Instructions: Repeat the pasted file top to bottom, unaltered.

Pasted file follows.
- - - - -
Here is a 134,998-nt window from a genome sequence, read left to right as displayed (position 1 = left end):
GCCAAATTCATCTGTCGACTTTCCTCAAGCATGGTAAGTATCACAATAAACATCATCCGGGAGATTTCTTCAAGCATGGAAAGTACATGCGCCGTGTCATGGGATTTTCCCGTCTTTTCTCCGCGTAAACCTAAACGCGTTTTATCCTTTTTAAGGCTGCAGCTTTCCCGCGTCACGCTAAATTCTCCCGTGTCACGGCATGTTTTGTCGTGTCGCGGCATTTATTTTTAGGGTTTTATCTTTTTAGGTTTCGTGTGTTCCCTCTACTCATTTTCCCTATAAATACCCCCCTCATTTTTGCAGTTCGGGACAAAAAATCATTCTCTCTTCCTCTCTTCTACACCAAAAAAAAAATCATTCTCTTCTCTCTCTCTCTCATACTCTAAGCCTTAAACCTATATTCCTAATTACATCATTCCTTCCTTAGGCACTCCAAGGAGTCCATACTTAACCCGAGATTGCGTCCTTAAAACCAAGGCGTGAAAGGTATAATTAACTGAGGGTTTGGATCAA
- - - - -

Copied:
Here is a 134,998-nt window from a genome sequence, read left to right as displayed (position 1 = left end):
GCCAAATTCATCTGTCGACTTTCCTCAAGCATGGTAAGTATCACAATAAACATCATCCGGGAGATTTCTTCAAGCATGGAAAGTACATGCGCCGTGTCATGGGATTTTCCCGTCTTTTCTCCGCGTAAACCTAAACGCGTTTTATCCTTTTTAAGGCTGCAGCTTTCCCGCGTCACGCTAAATTCTCCCGTGTCACGGCATGTTTTGTCGTGTCGCGGCATTTATTTTTAGGGTTTTATCTTTTTAGGTTTCGTGTGTTCCCTCTACTCATTTTCCCTATAAATACCCCCCTCATTTTTGCAGTTCGGGACAAAAAATCATTCTCTCTTCCTCTCTTCTACACCAAAAAAAAAATCATTCTCTTCTCTCTCTCTCTCATACTCTAAGCCTTAAACCTATATTCCTAATTACATCATTCCTTCCTTAGGCACTCCAAGGAGTCCATACTTAACCCGAGATTGCGTCCTTAAAACCAAGGCGTGAAAGGTATAATTAACTGAGGGTTTGGATCAA